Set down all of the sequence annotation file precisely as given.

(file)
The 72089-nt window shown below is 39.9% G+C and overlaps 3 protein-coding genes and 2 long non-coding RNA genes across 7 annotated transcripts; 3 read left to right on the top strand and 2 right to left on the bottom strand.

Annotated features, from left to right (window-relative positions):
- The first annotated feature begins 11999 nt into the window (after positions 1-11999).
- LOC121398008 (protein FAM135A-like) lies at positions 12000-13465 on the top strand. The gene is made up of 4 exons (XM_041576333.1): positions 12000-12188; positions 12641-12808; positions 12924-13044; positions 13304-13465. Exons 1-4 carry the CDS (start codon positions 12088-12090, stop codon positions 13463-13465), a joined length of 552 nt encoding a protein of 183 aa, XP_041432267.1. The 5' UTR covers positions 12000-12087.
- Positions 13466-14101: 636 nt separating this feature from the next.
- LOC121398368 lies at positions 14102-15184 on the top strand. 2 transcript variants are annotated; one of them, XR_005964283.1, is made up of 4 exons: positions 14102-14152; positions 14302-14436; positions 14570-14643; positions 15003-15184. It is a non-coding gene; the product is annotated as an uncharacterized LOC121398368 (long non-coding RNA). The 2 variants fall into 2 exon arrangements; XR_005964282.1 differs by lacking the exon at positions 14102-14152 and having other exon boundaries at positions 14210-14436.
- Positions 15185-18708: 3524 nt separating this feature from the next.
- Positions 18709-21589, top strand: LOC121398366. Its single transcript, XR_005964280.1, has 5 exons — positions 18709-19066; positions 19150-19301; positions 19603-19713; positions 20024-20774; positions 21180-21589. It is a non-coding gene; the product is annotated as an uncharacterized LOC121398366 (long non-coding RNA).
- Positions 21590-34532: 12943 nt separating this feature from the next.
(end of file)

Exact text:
The 72089-nt window shown below is 39.9% G+C and overlaps 3 protein-coding genes and 2 long non-coding RNA genes across 7 annotated transcripts; 3 read left to right on the top strand and 2 right to left on the bottom strand.

Annotated features, from left to right (window-relative positions):
- The first annotated feature begins 11999 nt into the window (after positions 1-11999).
- LOC121398008 (protein FAM135A-like) lies at positions 12000-13465 on the top strand. The gene is made up of 4 exons (XM_041576333.1): positions 12000-12188; positions 12641-12808; positions 12924-13044; positions 13304-13465. Exons 1-4 carry the CDS (start codon positions 12088-12090, stop codon positions 13463-13465), a joined length of 552 nt encoding a protein of 183 aa, XP_041432267.1. The 5' UTR covers positions 12000-12087.
- Positions 13466-14101: 636 nt separating this feature from the next.
- LOC121398368 lies at positions 14102-15184 on the top strand. 2 transcript variants are annotated; one of them, XR_005964283.1, is made up of 4 exons: positions 14102-14152; positions 14302-14436; positions 14570-14643; positions 15003-15184. It is a non-coding gene; the product is annotated as an uncharacterized LOC121398368 (long non-coding RNA). The 2 variants fall into 2 exon arrangements; XR_005964282.1 differs by lacking the exon at positions 14102-14152 and having other exon boundaries at positions 14210-14436.
- Positions 15185-18708: 3524 nt separating this feature from the next.
- Positions 18709-21589, top strand: LOC121398366. Its single transcript, XR_005964280.1, has 5 exons — positions 18709-19066; positions 19150-19301; positions 19603-19713; positions 20024-20774; positions 21180-21589. It is a non-coding gene; the product is annotated as an uncharacterized LOC121398366 (long non-coding RNA).
- Positions 21590-34532: 12943 nt separating this feature from the next.